Councils spending more than £2m a day on temporary accommodation for homeless families

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The body, which represents 350 councils across England and Wales, wants the Government to use this week’s Budget to free local authorities from limits on how much they can borrow to build new homes.

The Local Government Association (LGA) said that just 6,554 social rented homes were built last year, with the number of affordable homes slumping by 52 per cent to a 24-year low in 2015/16.

The number of households councils have had to place in temporary accommodation has increased by half since 2010 due to the decline in affordable dwellings, the LGA said.

It said almost 75,000 households are now living in temporary accommodation, including bed and breakfasts, hostels and private rented accommodation.

The LGA estimated councils have been forced to spend £2.6 billion to house people in temporary accommodation in the past three years.

Lord Porter, LGA chairman, said: “Homelessness is spreading across all areas of the country.

“Funding pressures are combining with a lack of affordable housing and private sector rents rising above household incomes to increase homelessness.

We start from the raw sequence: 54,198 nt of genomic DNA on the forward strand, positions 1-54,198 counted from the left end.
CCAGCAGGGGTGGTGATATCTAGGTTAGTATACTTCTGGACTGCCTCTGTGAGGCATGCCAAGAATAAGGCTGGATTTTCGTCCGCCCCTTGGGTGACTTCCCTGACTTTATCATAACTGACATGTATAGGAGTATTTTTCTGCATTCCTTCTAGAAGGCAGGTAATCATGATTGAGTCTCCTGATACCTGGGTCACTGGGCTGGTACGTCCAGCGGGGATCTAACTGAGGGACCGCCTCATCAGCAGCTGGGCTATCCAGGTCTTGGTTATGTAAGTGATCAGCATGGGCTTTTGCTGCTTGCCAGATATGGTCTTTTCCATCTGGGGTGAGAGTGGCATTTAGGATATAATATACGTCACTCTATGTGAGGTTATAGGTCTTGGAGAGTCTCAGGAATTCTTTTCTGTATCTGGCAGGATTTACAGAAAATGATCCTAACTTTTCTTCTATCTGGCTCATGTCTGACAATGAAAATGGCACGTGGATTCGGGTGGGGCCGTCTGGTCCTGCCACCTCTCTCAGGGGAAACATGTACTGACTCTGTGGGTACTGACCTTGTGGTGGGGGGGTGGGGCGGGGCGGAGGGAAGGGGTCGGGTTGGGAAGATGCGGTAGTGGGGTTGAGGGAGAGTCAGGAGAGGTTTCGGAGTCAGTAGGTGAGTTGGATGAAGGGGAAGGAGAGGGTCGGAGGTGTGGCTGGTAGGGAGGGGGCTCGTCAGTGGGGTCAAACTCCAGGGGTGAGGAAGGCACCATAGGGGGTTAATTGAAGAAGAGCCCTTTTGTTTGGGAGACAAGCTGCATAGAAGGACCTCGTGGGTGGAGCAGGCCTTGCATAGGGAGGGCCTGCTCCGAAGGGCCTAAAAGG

“It is also leaving many councils struggling to find suitable accommodation for those in need, particularly those who are young, vulnerable or with families.

“With councils continuing to face huge financial pressures, it is unsustainable for them to have to spend £2 million a day to house vulnerable people at the sharp end of our housing crisis.

“Councils would much rather invest this scarce resource in building new affordable homes and preventing homelessness happening in the first place.

“A renaissance in house building by councils and a plan to reduce the squeeze on household incomes are both needed if we are to stand any chance of solving our housing crisis, reducing homelessness and the use of temporary accommodation, and sustainably reducing the housing benefit bill.

“Communities across the country need a new deal with the Chancellor that gives councils the ability to borrow to invest in housing and to keep 100 per cent of the receipts from any homes they sell to replace them and reinvest in building more of the genuine affordable homes they desperately need.”

The LGA is also calling for a temporary lifting of the Local Housing Allowance freeze to help ensure the provision of accommodation for vulnerable families.

Last week, think tank The Economics Foundation said their research showed the ‘fire sale’ of publicly-owned land is making the housing crisis worse, with affordable homes making up just one-in-five of those built on the sites. The analysis found that 20 per cent of new homes would be classed as affordable, with some developments made up entirely of luxury properties.

Sarah Champion MP

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